What does fog computing mean?
Fog computing, or edge computing as it’s sometimes known, has gathered a lot of traction recently. The phrase, coined by Cisco in 2013, is a term used to describe a computer and network framework for IoT applications, although the framework is not exclusive to IoT. There are other latency-sensitive and data intensive applications which can leverage fog computing architecture. An example of this would be when data triggers a local action that is time-sensitive, such as when building sprinkler systems are set off by heat sensors.
Frost & Sullivan’s analyst report titled, The Fog Rolls In; Network Architectures for IoT and Edge Computing, describes a particular computer and network framework designed to manage extremely large amounts of data by IoT.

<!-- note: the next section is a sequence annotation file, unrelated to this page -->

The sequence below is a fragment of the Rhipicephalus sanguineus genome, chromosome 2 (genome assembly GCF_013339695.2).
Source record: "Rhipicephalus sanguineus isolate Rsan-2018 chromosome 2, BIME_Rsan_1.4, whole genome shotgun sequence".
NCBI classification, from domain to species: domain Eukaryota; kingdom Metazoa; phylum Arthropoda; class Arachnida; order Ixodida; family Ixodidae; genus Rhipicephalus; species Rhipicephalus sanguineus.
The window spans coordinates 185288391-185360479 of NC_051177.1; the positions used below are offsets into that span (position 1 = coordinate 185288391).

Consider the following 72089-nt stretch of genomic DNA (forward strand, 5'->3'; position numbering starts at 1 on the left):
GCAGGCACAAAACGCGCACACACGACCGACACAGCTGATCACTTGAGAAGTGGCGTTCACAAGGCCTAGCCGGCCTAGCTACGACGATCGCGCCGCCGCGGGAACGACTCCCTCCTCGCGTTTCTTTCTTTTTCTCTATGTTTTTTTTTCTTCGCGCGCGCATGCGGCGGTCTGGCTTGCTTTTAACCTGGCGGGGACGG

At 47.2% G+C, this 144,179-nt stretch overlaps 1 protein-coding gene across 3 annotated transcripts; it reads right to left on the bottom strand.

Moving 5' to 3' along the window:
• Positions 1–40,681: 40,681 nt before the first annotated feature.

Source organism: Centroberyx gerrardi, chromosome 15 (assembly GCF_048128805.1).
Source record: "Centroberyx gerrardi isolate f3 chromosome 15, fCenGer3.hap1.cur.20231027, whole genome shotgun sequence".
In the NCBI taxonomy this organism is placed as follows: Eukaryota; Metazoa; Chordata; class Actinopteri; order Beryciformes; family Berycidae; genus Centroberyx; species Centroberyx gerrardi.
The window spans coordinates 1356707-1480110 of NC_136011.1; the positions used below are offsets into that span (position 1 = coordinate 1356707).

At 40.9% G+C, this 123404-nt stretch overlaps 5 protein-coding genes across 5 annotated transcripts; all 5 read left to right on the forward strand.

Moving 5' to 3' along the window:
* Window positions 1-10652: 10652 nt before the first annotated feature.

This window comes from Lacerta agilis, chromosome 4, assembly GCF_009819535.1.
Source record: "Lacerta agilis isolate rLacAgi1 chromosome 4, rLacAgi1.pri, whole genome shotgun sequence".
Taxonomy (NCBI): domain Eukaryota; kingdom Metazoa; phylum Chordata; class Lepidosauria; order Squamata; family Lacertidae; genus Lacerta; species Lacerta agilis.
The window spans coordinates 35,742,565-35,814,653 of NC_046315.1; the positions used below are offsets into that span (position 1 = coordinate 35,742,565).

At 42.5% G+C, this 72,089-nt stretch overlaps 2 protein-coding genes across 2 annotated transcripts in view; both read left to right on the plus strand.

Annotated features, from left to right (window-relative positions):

It’s important for enterprises to seize on the most suitable methods to manage large amounts of big data. An IT infrastructure which is not suited to handle this can often experience data congestion, delays, slower service and high costs which have a direct impact on end users.
As the use of IoT devices continue to increase in popularity, there will continue to be an uptick in data traffic. This traffic is processed through data packets which travel over multiple connection ‘hops’ between source and destination points via the public internet. The internet is congested with other data packets which can cause latency issues that negatively impact performance. This collection of data in one location also opens the data to loss, damage and potential cyberattacks.
Clearing the Fog